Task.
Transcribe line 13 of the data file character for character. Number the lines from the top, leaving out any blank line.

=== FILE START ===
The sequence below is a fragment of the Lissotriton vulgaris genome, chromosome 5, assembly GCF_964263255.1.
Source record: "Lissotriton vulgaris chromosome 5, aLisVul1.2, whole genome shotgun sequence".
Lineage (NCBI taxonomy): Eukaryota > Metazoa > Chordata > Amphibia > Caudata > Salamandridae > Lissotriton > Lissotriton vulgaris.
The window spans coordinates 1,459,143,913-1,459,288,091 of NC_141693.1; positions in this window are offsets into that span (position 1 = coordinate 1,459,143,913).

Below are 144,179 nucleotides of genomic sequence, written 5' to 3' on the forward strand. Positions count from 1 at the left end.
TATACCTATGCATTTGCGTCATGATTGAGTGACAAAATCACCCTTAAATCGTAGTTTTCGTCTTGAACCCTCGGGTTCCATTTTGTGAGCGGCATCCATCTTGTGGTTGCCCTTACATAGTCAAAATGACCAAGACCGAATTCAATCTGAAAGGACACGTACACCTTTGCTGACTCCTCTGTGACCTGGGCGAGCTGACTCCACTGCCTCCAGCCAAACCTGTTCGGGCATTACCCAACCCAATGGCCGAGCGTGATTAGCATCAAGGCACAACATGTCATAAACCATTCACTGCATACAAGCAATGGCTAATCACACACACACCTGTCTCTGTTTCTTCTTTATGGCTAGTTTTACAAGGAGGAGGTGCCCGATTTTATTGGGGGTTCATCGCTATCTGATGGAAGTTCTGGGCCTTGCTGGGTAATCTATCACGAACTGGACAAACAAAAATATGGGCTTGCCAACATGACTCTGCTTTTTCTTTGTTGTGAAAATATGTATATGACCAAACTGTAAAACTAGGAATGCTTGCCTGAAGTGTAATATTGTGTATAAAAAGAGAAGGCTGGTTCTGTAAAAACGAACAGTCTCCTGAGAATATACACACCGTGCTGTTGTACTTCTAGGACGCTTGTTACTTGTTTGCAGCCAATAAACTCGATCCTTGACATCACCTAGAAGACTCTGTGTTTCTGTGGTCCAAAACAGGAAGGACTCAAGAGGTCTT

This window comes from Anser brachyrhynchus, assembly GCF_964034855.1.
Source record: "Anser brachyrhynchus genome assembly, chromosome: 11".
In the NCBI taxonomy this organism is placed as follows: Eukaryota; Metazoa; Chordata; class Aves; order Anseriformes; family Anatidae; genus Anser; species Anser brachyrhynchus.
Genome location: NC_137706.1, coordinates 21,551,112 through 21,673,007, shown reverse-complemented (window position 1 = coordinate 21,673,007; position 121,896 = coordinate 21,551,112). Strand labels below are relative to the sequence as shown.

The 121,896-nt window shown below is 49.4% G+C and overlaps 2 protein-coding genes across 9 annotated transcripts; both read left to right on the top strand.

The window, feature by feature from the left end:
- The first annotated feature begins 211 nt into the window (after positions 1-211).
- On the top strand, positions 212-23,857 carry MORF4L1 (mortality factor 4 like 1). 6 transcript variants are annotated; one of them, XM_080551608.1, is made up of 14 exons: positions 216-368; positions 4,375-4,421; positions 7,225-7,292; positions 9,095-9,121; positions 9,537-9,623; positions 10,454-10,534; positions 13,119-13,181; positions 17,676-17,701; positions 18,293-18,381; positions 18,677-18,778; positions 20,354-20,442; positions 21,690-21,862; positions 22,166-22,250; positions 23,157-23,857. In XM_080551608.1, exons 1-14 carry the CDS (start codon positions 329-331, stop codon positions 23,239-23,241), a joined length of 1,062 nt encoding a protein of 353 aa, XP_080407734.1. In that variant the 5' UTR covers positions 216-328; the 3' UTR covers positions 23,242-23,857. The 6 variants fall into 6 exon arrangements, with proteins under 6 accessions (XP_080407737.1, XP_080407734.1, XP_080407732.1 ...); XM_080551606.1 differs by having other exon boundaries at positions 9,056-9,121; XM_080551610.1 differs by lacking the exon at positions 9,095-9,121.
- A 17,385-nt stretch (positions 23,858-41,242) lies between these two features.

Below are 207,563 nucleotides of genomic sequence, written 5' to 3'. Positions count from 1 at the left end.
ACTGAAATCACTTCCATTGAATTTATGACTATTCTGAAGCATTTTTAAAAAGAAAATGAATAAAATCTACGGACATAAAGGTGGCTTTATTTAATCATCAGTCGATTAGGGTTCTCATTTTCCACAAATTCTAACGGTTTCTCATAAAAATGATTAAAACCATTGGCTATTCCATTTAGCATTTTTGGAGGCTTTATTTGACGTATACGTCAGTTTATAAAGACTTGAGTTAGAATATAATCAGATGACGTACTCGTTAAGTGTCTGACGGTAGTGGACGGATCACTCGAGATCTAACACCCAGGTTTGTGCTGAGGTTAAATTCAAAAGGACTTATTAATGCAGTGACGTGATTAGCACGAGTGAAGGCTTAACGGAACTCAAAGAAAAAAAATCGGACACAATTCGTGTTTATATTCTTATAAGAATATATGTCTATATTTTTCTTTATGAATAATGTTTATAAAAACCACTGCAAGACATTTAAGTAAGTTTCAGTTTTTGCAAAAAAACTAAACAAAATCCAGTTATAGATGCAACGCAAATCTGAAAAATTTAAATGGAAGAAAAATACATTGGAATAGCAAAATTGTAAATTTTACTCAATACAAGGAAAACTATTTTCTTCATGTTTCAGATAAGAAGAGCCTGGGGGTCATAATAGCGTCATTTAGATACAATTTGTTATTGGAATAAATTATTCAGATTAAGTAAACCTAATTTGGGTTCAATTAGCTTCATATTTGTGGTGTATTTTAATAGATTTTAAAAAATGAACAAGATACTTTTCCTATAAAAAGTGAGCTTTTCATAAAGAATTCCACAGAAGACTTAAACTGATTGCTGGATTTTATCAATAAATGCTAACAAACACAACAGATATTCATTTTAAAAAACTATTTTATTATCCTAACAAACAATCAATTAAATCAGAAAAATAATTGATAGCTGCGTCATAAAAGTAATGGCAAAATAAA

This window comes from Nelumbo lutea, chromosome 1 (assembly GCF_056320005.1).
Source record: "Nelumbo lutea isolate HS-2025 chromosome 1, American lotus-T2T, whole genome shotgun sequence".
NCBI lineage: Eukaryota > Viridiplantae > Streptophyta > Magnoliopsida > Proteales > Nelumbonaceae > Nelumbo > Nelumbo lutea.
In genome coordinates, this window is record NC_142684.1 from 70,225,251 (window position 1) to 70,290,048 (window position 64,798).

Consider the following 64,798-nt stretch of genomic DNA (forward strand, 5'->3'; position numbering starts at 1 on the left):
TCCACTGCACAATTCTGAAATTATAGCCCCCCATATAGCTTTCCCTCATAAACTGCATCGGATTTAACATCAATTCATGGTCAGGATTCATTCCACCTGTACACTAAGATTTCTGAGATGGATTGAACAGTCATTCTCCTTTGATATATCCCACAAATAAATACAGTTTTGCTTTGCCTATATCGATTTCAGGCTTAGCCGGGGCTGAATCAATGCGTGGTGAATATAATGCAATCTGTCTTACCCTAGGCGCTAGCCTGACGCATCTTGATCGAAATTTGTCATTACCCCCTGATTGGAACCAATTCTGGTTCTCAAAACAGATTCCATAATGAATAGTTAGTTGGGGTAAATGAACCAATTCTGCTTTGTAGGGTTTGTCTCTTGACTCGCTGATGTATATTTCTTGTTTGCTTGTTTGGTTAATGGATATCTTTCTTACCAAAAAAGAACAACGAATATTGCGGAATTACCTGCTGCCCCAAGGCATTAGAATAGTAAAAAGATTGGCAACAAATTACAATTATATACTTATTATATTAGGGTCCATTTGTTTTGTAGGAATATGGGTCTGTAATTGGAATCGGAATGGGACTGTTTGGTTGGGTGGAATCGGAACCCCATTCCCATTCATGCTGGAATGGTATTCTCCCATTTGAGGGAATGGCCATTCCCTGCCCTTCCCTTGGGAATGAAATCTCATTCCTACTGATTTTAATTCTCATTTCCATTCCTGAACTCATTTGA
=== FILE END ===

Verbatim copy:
- The first annotated feature begins 211 nt into the window (after positions 1-211).